STEPHEN SMITH: And now we come to our Honorary Award. These are awarded by the University in recognition of somebody who's made a very significant contribution in their particular field. I now have great pleasure in inviting Professor Warren Manning, Provost Innovation and Research, to give the commendation for the conferment of the Honorary Degree of Doctor of the University to Ken Cooper.
PROFESSOR WARREN MANNING: Chancellor, Vice-Chancellor, honoured guests and graduands, it gives me great pleasure today to be presenting Ken Cooper for the award of Honorary Doctor of the University.
Ken is Managing Director of Venture Capital Solutions at the British Business Bank. He previously held a similar role within Capital for Enterprise. He is responsible for the design and delivery of a range of programs that support the flow of venture investment into smaller UK businesses.
With a career rooted in public service, Ken has applied strong commercial discipline and an intelligent use of relevant research to develop interventions in the small to medium-sized enterprises SME finance market. Developing a genuine expertise in the area, which is recognised across the industry, he has supported mainly venture capital interventions that have delivered against economic as well as financial targets.
As a practitioner known for bringing forward innovative support structures, Ken has regularly been asked to present and debate at international level conferences and is actively involved in training others.
Ken has led the Enterprise Capital Fund Programme (responsible for around £1.5 billion of investment into the UK's SMEs); developed the VC catalyst fund (which became the basis for the £2.5 billion British Patent Capital Arm of the British Business Bank); and more recently has led on the creation of the Midlands Engine Investment Fund (MEIF) and the Northern Powerhouse Investment Fund (NPIF).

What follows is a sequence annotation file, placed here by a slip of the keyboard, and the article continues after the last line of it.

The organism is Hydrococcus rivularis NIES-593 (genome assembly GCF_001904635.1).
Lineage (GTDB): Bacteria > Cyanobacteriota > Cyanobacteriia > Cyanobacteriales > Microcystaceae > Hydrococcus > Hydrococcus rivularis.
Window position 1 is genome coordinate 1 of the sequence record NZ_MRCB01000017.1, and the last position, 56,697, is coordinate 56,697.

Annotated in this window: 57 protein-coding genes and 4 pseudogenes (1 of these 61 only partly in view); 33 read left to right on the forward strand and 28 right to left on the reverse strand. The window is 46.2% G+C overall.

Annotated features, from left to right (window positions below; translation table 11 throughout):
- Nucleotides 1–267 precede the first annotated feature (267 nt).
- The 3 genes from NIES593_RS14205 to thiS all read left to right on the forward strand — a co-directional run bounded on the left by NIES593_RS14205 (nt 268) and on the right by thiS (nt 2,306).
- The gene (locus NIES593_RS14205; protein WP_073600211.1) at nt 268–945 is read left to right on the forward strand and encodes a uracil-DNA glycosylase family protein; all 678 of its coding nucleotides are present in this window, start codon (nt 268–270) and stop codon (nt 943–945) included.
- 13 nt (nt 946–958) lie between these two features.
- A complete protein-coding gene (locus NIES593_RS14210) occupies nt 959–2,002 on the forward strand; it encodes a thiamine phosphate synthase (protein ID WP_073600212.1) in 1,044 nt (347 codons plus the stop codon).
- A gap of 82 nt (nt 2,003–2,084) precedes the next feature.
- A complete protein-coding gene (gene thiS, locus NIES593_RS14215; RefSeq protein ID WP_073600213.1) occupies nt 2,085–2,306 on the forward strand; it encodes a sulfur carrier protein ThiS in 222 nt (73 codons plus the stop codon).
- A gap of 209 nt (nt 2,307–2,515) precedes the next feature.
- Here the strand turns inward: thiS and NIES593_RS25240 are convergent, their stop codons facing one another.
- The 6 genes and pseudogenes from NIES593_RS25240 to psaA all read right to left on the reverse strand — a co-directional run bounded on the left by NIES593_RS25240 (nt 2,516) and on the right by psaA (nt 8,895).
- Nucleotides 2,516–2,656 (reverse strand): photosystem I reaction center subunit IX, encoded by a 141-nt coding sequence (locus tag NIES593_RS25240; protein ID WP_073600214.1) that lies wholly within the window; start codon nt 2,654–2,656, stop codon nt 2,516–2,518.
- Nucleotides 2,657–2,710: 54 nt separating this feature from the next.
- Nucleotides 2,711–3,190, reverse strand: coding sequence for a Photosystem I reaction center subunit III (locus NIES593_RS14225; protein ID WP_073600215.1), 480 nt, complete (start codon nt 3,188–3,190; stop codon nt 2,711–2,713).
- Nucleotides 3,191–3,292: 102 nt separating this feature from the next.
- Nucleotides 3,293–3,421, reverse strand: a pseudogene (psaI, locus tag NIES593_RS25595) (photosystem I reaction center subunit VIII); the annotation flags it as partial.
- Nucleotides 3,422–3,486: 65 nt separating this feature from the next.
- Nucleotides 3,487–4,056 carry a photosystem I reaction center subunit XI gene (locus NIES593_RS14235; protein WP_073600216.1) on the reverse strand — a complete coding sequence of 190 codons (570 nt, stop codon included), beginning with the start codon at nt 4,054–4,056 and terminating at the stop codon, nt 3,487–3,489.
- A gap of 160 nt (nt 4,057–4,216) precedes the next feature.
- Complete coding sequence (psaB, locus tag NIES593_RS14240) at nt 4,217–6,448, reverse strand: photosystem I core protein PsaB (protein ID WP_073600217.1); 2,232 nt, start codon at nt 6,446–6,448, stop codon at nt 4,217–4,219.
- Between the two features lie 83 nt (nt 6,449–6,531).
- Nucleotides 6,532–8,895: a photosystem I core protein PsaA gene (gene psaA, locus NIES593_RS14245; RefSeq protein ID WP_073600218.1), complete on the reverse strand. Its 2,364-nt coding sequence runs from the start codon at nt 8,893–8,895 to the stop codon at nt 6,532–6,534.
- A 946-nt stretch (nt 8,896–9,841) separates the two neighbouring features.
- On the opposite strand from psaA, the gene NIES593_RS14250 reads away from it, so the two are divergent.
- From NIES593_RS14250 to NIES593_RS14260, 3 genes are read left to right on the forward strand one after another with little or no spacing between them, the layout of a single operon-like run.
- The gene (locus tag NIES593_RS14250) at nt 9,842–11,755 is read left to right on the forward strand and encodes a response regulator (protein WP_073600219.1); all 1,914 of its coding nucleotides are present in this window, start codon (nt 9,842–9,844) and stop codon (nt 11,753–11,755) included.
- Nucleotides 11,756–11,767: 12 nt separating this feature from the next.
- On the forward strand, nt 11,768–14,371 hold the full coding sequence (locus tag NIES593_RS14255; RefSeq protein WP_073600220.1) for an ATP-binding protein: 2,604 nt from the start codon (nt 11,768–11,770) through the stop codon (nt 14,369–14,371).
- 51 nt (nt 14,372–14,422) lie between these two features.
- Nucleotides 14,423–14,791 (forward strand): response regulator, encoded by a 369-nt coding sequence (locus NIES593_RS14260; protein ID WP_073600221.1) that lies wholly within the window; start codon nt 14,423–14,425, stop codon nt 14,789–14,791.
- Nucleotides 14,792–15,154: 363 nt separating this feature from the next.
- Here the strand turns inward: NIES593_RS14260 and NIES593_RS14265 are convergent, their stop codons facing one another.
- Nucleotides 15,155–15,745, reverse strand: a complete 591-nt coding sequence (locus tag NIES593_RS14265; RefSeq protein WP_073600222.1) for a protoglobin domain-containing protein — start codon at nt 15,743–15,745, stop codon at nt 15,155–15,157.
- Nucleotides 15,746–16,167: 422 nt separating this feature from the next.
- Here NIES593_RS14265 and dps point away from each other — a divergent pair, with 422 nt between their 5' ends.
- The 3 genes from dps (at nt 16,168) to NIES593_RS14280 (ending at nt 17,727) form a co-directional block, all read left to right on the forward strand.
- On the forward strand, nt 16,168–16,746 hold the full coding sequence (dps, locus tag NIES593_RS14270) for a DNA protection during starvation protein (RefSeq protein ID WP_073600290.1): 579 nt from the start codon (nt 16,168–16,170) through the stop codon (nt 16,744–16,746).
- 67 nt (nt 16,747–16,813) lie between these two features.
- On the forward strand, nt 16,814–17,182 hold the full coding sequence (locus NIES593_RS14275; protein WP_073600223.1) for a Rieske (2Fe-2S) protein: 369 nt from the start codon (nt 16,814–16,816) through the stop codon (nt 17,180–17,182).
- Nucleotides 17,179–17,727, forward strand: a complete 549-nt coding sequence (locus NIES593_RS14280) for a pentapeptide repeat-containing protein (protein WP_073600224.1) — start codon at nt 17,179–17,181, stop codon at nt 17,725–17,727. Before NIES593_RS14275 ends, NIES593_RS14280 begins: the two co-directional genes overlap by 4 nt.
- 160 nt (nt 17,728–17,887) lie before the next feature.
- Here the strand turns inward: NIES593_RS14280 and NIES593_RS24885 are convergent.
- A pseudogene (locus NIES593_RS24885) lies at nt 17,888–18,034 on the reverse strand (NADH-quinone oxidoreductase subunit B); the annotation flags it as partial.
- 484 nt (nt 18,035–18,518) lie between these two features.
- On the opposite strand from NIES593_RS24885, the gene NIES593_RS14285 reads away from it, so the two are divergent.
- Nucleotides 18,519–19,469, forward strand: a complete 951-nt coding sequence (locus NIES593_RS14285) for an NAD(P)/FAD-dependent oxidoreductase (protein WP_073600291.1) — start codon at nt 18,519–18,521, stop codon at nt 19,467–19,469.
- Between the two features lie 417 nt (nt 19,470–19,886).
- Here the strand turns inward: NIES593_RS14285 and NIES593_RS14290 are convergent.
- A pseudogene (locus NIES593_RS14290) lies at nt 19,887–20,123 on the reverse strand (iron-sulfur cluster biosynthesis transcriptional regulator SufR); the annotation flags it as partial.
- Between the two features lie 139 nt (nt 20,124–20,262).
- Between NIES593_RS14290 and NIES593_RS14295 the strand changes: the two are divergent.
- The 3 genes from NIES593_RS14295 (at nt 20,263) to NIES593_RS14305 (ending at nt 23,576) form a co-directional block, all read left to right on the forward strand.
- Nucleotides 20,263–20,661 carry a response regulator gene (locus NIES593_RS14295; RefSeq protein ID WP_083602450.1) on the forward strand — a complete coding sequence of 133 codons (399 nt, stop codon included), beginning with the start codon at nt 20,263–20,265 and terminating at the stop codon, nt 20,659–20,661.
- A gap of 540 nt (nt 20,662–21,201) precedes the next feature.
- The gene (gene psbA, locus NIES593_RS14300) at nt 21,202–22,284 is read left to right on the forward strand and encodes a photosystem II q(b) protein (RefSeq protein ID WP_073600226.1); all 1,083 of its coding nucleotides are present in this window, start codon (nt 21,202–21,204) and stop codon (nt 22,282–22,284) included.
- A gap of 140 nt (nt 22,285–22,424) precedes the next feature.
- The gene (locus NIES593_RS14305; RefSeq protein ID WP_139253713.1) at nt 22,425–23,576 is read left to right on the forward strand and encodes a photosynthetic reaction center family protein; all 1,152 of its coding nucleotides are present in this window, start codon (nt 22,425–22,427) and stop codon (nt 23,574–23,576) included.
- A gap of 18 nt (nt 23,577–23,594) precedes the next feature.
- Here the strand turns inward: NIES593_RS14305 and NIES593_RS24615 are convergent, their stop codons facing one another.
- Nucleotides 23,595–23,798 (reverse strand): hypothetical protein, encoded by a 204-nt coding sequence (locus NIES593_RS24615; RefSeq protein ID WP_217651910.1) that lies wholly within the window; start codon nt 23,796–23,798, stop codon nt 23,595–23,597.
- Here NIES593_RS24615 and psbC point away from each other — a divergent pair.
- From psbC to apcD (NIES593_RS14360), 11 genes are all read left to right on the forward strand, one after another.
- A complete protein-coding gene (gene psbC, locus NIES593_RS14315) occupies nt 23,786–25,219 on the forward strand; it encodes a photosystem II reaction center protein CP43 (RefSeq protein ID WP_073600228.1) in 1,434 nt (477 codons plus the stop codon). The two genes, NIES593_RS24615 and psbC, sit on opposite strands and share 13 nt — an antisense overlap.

With MEIF in particular, there is a strong connection to Derbyshire. The program brought together the local enterprise partnerships across the West and East and South East Midlands to pool their available funding and create an efficient funding structure to support SME investment. The MEIF fund is on track to support the growth of around 2,000 businesses and should create around 3,800 jobs with more than £80 million expected to be invested in the D2N2 local enterprise area.
He recently led the delivery of the Future Fund, a Covid-19 response program investing around £1.1 billion into 1,100 small businesses.
Ken has operated largely behind the scenes for many years developing and sustaining programmes that support SMEs. Having invested more than £3 billion through various programs in a way that generates both financial and social returns for the taxpayer he has had a substantial impact on innovation and growth amongst the UK's SMEs.
Ken lives in Sheffield with his wife Gisela who is here to support him today with his son Phillip.
Chancellor, in recognition of his extensive work regionally and nationally to support the growth of small to medium-sized enterprises we are delighted to award Ken Cooper the Honorary Degree of Doctor of the University.
KEN COOPER: Chancellor, Pro-Chancellor, Vice-Chancellor, Deputy Lieutenant, High Sheriff, honoured guests, ladies and gentlemen and graduands of 2020. I'm very proud and pleased to accept this award. Thank you very much.
I left school without much by way of formal education. The school system and I didn't really get on and I had a lot of other things going on at the time.
I left and I took up my first job. I was a tree surgeon - very much had its ups and downs. But I realised that it wasn't exactly where I wanted to be, and inspired actually by some students I knew I went back into education as a mature student.